The Wenatchee Police Department (WPD) has established a Traffic Bureau that will focus on a number of enforcement issues that have been raised in recent years.  Captain Brian Chance and Sgt. Erik Vasguez said the WPD wanted to find a new way to address those complaints.

"We heard concerns that were being brought forward to the Wenatchee police department through citizen complaints or concerns, and from city council people that were taking calls from their constituents that revolved greatly around traffic concerns and what was going on with enforcement. Those questions were relayed to us and we  were hearing from our own staff that they were seeing a lot of those same things and wanting to find a way to address it" according to Chance in a recent interview on KPQ's Agenda program.

Sgt. Vasquesz said the department gets the most complaints about speed, racing and loud mufflers or noise complaints.   "And some of the public actually calls in where they believe that some some rounds have been fired or something (they heard) had been a shot (gun). And so we have to respond to those things accordingly. And we do our investigation and find out those are actually just backfire from loud mufflers."

Chance and Vasquez said speeding complaints have centered around areas near schools and on neighborhood streets where people are concerned about parked cars on narrow streets.  Vasquez says the Valley North Center is popular gathering spot on Friday or Saturday nights where drivers perform spinouts or burnouts in the parking lot.  Racing has been a problem on two one-way streets through downtown Wenatchee on Mission Street and Chelan Avenue

How Will Wenatchee Police Traffic Bureau Focus on Racing, Speeding and Modified Muffler Enforcement?

Officer Rheid Cline says the focus on modified muffler exhaust system enforcement will emphasize education since many people are unaware of the RCW regarding altered exhaust systems.  Cline said in 2023,  RiverCom 911 received and dispatched Wenatchee Police officers 187 times to reports of possible shots fired calls. 16 of those calls were determined to have actually involved a weapon and 6 were fireworks related.  Cline says the balance of 165 were likely, if not all a backfire from a modified exhaust system that was confused as a gunshot by a concerned citizen.  Each incident required an officer to respond and to investigate the area for any evidence of a shooting or possible victim(s) drawing valuable resources away from patrols on duty.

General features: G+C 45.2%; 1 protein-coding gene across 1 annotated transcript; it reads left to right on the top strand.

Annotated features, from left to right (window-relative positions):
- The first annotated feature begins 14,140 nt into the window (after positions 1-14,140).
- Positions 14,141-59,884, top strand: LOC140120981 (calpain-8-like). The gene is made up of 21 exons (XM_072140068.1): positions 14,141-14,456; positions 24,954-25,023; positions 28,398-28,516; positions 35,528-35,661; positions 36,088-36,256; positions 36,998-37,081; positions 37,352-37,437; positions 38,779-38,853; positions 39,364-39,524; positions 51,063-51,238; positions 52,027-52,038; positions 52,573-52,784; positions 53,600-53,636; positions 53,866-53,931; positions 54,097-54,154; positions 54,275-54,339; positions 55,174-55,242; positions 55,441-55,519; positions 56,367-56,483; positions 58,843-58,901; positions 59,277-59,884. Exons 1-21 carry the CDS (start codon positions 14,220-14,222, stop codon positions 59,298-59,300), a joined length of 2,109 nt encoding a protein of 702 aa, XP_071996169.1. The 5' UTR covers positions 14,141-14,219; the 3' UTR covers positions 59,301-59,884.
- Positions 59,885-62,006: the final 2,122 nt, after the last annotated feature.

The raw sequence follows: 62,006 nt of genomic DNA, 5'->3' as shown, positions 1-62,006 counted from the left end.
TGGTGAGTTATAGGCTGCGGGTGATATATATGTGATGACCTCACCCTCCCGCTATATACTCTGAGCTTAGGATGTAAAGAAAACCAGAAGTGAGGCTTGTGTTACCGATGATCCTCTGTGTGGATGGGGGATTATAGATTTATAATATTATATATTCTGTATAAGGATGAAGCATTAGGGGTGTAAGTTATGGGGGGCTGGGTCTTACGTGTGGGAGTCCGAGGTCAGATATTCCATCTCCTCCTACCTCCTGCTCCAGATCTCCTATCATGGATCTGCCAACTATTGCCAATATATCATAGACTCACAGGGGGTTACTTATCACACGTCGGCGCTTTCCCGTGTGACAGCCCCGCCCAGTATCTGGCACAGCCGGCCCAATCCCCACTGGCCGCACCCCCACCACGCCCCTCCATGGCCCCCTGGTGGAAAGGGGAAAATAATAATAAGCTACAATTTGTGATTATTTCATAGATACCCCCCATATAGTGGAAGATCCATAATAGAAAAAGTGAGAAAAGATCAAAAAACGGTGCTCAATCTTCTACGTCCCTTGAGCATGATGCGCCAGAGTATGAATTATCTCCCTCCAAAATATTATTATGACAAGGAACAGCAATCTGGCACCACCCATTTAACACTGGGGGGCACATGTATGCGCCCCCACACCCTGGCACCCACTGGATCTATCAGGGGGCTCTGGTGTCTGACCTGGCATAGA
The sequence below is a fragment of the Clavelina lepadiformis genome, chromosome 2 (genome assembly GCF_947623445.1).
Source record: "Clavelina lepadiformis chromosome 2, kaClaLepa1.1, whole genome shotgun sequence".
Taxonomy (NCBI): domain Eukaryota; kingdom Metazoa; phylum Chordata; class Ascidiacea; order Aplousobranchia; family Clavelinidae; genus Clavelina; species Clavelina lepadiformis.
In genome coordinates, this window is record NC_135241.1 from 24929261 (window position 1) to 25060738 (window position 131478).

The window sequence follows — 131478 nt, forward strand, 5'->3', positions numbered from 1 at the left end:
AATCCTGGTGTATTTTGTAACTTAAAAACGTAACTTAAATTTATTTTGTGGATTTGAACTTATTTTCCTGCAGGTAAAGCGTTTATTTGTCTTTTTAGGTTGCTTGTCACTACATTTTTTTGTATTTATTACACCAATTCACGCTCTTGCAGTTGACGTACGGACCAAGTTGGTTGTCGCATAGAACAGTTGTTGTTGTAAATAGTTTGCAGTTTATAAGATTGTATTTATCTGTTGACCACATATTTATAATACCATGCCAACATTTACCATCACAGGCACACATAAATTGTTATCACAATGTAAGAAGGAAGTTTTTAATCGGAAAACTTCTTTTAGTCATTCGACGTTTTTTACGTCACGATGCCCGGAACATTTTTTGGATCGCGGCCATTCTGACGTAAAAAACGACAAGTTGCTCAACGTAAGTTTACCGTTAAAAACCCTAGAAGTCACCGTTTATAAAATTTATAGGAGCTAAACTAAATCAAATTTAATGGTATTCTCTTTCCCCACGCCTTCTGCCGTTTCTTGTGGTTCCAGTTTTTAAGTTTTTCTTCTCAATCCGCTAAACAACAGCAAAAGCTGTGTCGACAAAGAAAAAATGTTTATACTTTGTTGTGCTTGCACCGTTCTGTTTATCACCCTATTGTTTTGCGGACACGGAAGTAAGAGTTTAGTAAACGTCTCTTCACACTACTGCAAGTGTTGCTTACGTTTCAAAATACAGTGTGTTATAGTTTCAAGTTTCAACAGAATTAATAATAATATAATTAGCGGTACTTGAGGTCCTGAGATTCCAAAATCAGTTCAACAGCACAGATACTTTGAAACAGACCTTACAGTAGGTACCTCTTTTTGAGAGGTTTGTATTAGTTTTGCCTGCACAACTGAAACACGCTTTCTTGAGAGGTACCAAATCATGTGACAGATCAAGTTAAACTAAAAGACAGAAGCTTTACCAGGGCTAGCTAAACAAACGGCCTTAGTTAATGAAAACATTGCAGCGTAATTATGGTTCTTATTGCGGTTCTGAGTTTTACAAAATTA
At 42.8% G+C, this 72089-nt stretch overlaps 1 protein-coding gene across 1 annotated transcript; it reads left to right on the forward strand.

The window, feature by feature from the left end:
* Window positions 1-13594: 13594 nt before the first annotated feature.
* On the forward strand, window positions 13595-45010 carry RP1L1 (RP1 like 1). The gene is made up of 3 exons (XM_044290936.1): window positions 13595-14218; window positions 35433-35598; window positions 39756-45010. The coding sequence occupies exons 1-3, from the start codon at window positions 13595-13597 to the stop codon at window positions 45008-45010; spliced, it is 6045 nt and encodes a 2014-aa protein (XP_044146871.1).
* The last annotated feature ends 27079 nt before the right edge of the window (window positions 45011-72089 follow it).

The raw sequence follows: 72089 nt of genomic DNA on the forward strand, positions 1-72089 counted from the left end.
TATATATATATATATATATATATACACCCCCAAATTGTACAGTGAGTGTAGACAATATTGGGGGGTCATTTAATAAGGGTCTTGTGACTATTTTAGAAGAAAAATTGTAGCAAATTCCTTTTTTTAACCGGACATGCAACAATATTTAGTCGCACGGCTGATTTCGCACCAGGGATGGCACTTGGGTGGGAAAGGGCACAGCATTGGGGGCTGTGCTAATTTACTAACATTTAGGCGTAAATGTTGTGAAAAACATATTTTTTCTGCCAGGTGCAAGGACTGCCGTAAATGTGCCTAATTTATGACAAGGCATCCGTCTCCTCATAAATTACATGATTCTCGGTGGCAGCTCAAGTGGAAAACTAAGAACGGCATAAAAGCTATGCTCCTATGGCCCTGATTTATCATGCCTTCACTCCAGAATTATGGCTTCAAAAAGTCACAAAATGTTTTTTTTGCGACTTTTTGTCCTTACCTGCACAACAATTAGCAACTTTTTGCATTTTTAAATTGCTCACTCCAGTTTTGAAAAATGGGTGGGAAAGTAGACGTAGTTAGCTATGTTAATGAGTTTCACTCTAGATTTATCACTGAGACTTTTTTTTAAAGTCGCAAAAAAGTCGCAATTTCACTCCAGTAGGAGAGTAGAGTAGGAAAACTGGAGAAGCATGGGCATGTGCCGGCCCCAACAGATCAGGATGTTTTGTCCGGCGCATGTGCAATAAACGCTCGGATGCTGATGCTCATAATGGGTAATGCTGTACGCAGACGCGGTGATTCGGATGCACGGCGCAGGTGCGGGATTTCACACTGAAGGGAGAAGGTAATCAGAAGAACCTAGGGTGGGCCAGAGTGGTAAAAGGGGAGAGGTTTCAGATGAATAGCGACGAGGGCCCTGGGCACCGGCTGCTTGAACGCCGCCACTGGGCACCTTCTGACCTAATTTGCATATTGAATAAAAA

Racing enforcement is proving to be more difficult and is a problem between the signals between Fifth Street and Ninth on Mission and Chelan.  Enforcing racing laws present a challenge for officers having to drive at high speed to catch violators.  However, new laws mean drivers caught street racing are subject to steep fines and vehicle seizure and forfeiture.  Cline says the new beefed up legislation was designed to serve as a deterrent to street racing.

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The WPD Traffic Bureau has identified 8 major objectives

  • Speed
  • Seatbelt compliance
  • Distracted driving
  • School Zone safety
  • Alcohol and Drug DUI
  • Reckless driving
  • Racing
  • Collisions

The Wenatchee Police Department Traffic Bureau is funded through a 2-year agreement with the Washington Traffic Safety Commission (WTSC) through 2025.  The agreement provides for three new positions including two traffic officers assigned to the Traffic Bureau and funding for half of a sergeant's position.  The WPD agreed to maintain the staffing after the WTSC support ends after two years.

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